I have to confess that I form a strong opinion of an island pretty much on first sight. You just get a feel for a place, from the smell of the land, the type and level of noise, the customs and immigration clearance, the look of their tomatoes at market…..
St Kitts won me over before we even set foot on land, that first night, anchored off the swanky Salt Plage beach bar , drinking my celebratory birthday bubbles, training the binoculars on the jet set ashore, relieved not to have packed my floaty white sundress (what floaty white sundress, some of you may ask?!) so I could have gone ashore and blended in. Far more enjoyable was the impromptu dance floor the girls and I made on the poop desk, our music being whisked out to sea by the strong trade winds that had got us there so fast.
On St Kitts, we were truly able to relax and unwind for a while. The people are friendly, relaxed and capable and it is safe enough for the children to wander about unaccompanied. There is plenty to do on land and all within easy reach with our small but air conditioned hire car.
We took the boat up to Port Zante marina where she stayed for a week so we could explore this delightful island. Port Zante marina is rarely visited by cruising yachts as it is in the shadow of the enormous cruise ship complex and mainly home to the day tripper sailing cats and dive boats that take the passengers off on their daily excursions.
I’d never seen the cruise ship holiday up close like this before and it was fascinating people watching. As some delightful US neighbours of ours pointed out the passengers are mostly the ‘newly weds and nearly deads’ with a smattering of families as we were there over Easter.
One or two cruise ships docked on 6 out of th 8 days we were there, including he world’s largest, Symphony of the Seas which disgorges over 6000 people. Believe me she was an absolute monster, towering above us like a small city centre cut adrift. Apparently she has two indoor climbing walls (which were the only appealing features we could discover).
The ships tend to dock around 7am and by 8.30am passengers start to flood through the gates to be whisked off to the various excursions: beach trip, Brimstone Fort visit, scenic railway, zip lining, day sail on an overcrowded catamaran etc. The Kittitians are amazingly efficient and charming in entertaining these visors and seemingly retuning them safely at the end of the day to their ships . I never actually saw any search parties sent out for the wayward last passenger, but surely it must happen.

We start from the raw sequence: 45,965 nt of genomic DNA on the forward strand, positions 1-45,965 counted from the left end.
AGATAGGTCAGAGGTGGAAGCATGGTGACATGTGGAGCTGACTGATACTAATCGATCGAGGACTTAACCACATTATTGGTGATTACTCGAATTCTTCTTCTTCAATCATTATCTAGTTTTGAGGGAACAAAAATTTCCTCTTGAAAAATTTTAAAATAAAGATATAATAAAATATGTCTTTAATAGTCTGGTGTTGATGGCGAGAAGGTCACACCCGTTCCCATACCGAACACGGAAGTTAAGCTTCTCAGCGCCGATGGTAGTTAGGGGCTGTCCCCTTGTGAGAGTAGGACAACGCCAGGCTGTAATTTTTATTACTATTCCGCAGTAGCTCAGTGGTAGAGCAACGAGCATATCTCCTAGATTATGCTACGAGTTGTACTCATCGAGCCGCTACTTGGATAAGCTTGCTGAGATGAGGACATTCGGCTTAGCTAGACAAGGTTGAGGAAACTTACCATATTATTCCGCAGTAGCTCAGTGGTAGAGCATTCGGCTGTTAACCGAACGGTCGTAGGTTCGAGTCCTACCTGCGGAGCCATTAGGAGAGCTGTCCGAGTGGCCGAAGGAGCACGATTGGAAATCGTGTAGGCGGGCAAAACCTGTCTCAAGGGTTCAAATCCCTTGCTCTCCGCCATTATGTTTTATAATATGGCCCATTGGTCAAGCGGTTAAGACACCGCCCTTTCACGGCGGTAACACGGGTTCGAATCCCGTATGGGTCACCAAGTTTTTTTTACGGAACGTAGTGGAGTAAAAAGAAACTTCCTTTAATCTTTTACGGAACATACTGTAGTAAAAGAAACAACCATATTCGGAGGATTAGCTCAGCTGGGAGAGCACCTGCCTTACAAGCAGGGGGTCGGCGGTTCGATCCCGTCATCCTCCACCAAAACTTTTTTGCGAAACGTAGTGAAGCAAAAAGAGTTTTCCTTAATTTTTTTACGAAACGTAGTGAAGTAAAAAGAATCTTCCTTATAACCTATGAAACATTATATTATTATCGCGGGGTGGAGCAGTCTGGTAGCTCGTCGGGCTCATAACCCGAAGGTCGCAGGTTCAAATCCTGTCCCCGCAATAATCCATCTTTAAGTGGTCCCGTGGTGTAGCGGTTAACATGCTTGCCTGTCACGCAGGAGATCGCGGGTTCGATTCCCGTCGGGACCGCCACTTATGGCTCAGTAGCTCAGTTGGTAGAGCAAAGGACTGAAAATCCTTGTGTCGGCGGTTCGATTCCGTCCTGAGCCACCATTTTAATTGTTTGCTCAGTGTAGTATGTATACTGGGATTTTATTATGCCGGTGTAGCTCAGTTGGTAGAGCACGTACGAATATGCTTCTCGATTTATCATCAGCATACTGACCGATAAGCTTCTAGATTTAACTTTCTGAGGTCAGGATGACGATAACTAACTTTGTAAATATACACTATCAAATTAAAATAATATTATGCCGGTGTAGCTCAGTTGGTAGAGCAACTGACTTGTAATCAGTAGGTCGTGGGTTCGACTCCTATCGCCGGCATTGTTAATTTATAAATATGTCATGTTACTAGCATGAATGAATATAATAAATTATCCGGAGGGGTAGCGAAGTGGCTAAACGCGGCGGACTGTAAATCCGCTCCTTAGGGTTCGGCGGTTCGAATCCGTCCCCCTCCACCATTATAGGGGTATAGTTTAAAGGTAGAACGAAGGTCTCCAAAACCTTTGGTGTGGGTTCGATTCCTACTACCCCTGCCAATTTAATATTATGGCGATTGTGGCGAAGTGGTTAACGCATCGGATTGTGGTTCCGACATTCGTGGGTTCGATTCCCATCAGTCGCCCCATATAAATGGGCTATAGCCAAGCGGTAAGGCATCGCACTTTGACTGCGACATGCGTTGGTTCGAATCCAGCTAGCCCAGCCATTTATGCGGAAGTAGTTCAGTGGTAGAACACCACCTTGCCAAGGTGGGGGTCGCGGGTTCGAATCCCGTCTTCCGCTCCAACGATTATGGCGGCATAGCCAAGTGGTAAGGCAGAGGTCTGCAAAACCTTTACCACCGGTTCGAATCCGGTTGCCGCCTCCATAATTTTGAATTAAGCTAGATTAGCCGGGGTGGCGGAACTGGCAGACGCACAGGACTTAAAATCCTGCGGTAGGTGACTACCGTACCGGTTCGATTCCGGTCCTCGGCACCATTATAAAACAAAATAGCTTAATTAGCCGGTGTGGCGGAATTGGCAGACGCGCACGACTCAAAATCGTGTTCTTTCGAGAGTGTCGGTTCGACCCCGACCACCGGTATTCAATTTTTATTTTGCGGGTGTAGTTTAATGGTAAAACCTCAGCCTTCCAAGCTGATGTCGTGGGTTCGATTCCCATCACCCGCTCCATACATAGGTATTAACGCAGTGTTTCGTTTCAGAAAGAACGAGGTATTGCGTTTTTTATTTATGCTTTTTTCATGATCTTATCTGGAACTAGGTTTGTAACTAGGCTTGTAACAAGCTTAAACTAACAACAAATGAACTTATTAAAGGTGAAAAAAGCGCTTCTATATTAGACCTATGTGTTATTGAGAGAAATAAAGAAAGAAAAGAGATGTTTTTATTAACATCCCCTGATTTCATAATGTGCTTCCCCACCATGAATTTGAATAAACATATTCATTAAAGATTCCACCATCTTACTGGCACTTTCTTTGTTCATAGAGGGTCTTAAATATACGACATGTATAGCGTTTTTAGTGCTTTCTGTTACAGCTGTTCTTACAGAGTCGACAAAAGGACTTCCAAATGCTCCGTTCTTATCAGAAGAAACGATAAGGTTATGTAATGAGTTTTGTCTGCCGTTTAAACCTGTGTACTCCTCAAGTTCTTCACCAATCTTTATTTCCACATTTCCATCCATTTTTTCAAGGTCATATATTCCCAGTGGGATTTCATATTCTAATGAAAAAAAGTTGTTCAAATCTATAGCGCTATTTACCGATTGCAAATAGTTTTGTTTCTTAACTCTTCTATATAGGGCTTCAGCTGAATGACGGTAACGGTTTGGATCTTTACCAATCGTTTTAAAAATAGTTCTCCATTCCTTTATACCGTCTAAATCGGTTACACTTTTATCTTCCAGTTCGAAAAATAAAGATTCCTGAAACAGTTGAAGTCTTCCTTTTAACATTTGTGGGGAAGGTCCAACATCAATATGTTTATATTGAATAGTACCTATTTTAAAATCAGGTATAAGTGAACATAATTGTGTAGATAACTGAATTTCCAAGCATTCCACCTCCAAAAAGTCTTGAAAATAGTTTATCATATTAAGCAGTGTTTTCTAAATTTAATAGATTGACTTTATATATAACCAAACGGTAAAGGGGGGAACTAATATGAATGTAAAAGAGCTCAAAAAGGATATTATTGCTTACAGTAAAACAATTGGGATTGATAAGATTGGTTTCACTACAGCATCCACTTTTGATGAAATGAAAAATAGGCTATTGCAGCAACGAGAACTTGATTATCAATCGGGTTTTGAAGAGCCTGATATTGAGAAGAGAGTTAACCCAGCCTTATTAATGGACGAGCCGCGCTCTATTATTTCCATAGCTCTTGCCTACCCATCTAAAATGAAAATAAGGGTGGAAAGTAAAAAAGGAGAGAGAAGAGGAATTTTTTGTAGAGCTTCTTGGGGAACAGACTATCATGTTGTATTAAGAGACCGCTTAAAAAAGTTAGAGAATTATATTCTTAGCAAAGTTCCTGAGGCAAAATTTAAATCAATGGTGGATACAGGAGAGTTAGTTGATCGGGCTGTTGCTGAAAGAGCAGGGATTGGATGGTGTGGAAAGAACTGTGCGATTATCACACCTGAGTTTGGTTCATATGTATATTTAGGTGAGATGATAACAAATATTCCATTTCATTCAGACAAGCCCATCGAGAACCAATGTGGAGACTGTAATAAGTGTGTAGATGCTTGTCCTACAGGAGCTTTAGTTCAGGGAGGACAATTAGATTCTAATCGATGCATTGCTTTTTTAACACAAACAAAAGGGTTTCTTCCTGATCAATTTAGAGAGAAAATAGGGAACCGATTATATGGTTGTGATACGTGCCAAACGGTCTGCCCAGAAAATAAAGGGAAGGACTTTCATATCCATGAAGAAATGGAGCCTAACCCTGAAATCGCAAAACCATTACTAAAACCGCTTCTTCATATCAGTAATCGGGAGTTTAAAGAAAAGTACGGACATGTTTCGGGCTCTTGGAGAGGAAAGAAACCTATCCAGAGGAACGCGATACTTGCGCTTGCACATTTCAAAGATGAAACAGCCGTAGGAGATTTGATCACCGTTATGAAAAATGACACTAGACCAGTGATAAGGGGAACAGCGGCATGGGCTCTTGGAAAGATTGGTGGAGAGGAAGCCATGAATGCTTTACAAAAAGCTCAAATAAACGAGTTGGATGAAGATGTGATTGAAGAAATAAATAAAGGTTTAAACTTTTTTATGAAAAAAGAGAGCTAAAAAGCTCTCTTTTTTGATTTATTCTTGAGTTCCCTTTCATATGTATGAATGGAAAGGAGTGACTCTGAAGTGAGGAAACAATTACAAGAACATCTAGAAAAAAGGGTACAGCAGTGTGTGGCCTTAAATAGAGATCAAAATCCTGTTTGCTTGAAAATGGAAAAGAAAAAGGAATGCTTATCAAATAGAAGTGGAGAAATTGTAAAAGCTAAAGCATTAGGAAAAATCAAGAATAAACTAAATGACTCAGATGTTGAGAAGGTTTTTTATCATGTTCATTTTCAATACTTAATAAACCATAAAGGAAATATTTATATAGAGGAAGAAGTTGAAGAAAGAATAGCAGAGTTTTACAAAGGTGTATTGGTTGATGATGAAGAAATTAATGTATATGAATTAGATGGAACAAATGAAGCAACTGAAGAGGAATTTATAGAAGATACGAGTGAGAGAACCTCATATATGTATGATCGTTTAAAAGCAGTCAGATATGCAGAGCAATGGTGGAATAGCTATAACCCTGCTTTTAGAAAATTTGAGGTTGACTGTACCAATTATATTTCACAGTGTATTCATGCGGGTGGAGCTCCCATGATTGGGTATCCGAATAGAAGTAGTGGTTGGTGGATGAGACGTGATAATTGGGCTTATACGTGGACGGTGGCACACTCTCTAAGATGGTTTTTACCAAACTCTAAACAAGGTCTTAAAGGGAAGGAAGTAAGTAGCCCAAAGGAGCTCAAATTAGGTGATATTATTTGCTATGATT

Wingfield Estate. The bridge was part of the old sugar cane plantation and below was a special tank for extracting indigo. We’d seen similar on Martinique.
I absolutely see that, to an island heavily reliant on tourism, it must be a very welcome source of income to have these guaranteed visitors each day. However, it does colour the experience for the minority of visitors staying in hotels or self catering to cope with this enormous influx at a chosen spot. You have to get up very early to beat the crowds or as in the case when we visit the stunning Brimstone Fort, you add social anthropology to the mix. All in all, they didn’t bother us too much, but we did find a dearth of good and imaginative places to eat on the island since restaurants cater to the lowest common denominator.
Dora walking through the rainforest
One place we were guaranteed to escape the hordes was my chosen family treat for Easter Sunday, which was to turn the family out of their bunks at 6am so we could climb to the top of Mount Liamuiga, the dormant volcano that dominates the landscape of St Kitts. I first read about the walk in the Lonely Planet guide which said it was “tough, tough, tough” and shouldn’t be attempted without a guide. I then kept googling (as you do!) until I read a review that said it wasn’t really that bad and you certainly didn’t need a guide. So off we went. I have to say hats off to the children, for lack of bleating. I think it actually stunned them into silence as it was a tough uphill walk followed by a significant climb up boulders, tree roots and scree slopes which required a lot of stretching for the shorter limbed members of the family. To my great delight, we were actually walking inside rainforest, with the canopy intact and providing complete shade, the sounds of monkeys and elusive birds and the smell of rotting vegetation. Heavenly.
At the top we emerged onto a ridge and peered down into the crater, Jurassic Park set out below, the clacking pterodactyls easy to conjure up in our imagination. We took the wise decision not to climb down into the crater but lowered our aching limbs back down the mountain, which in itself was no mean feat.
Tom and Dora with crater behind.
I’m now mapping out our next island visits according to accessible volcanoes, which conveniently leads us to St Kitts’ northern neighbour St Eustatius.
A very satisfyingly impressive looking Mt Liamuiga behind as we sail for St Eustatius.